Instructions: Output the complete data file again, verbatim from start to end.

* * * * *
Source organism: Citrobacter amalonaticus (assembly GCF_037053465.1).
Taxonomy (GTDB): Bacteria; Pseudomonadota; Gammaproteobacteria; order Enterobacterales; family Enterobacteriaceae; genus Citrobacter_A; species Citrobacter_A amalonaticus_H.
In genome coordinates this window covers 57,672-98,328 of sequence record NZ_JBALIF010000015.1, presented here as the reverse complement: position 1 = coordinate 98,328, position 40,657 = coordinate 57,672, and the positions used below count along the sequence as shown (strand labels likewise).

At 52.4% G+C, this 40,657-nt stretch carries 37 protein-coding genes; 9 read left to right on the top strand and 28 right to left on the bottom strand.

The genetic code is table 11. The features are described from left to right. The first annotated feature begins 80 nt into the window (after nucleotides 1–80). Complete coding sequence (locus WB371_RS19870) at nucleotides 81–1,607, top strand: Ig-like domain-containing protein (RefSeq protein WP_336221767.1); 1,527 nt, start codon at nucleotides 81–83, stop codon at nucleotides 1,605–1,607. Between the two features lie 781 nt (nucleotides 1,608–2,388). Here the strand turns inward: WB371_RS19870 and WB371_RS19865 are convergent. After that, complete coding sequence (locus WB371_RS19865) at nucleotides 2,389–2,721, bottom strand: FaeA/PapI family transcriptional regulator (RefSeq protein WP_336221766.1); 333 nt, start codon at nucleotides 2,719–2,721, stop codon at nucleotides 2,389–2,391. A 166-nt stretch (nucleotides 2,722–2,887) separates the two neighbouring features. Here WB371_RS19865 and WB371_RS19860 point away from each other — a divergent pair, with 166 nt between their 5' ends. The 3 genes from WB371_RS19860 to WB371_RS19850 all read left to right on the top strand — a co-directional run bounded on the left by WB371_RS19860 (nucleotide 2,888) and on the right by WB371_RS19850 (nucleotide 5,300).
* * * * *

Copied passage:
Source organism: Citrobacter amalonaticus (assembly GCF_037053465.1).
Taxonomy (GTDB): Bacteria; Pseudomonadota; Gammaproteobacteria; order Enterobacterales; family Enterobacteriaceae; genus Citrobacter_A; species Citrobacter_A amalonaticus_H.
In genome coordinates this window covers 57,672-98,328 of sequence record NZ_JBALIF010000015.1, presented here as the reverse complement: position 1 = coordinate 98,328, position 40,657 = coordinate 57,672, and the positions used below count along the sequence as shown (strand labels likewise).

At 52.4% G+C, this 40,657-nt stretch carries 37 protein-coding genes; 9 read left to right on the top strand and 28 right to left on the bottom strand.

The genetic code is table 11. The features are described from left to right. The first annotated feature begins 80 nt into the window (after nucleotides 1–80). Complete coding sequence (locus WB371_RS19870) at nucleotides 81–1,607, top strand: Ig-like domain-containing protein (RefSeq protein WP_336221767.1); 1,527 nt, start codon at nucleotides 81–83, stop codon at nucleotides 1,605–1,607. Between the two features lie 781 nt (nucleotides 1,608–2,388). Here the strand turns inward: WB371_RS19870 and WB371_RS19865 are convergent. After that, complete coding sequence (locus WB371_RS19865) at nucleotides 2,389–2,721, bottom strand: FaeA/PapI family transcriptional regulator (RefSeq protein WP_336221766.1); 333 nt, start codon at nucleotides 2,719–2,721, stop codon at nucleotides 2,389–2,391. A 166-nt stretch (nucleotides 2,722–2,887) separates the two neighbouring features. Here WB371_RS19865 and WB371_RS19860 point away from each other — a divergent pair, with 166 nt between their 5' ends. The 3 genes from WB371_RS19860 to WB371_RS19850 all read left to right on the top strand — a co-directional run bounded on the left by WB371_RS19860 (nucleotide 2,888) and on the right by WB371_RS19850 (nucleotide 5,300).